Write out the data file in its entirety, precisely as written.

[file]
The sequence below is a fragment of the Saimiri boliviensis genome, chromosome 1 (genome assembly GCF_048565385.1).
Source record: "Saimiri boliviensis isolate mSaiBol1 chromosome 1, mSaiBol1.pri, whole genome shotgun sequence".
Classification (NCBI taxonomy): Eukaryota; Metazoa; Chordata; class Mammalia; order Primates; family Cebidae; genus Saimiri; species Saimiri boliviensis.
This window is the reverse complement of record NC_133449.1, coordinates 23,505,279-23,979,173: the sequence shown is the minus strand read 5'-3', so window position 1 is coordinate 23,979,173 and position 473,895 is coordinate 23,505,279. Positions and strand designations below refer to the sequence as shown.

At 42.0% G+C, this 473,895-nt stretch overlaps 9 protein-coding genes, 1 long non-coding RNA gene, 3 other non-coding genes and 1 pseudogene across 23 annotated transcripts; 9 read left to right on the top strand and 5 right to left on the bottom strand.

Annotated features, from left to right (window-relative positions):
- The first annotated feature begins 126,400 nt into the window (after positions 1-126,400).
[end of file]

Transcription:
The sequence below is a fragment of the Saimiri boliviensis genome, chromosome 1 (genome assembly GCF_048565385.1).
Source record: "Saimiri boliviensis isolate mSaiBol1 chromosome 1, mSaiBol1.pri, whole genome shotgun sequence".
Classification (NCBI taxonomy): Eukaryota; Metazoa; Chordata; class Mammalia; order Primates; family Cebidae; genus Saimiri; species Saimiri boliviensis.
This window is the reverse complement of record NC_133449.1, coordinates 23,505,279-23,979,173: the sequence shown is the minus strand read 5'-3', so window position 1 is coordinate 23,979,173 and position 473,895 is coordinate 23,505,279. Positions and strand designations below refer to the sequence as shown.

At 42.0% G+C, this 473,895-nt stretch overlaps 9 protein-coding genes, 1 long non-coding RNA gene, 3 other non-coding genes and 1 pseudogene across 23 annotated transcripts; 9 read left to right on the top strand and 5 right to left on the bottom strand.

Annotated features, from left to right (window-relative positions):
- The first annotated feature begins 126,400 nt into the window (after positions 1-126,400).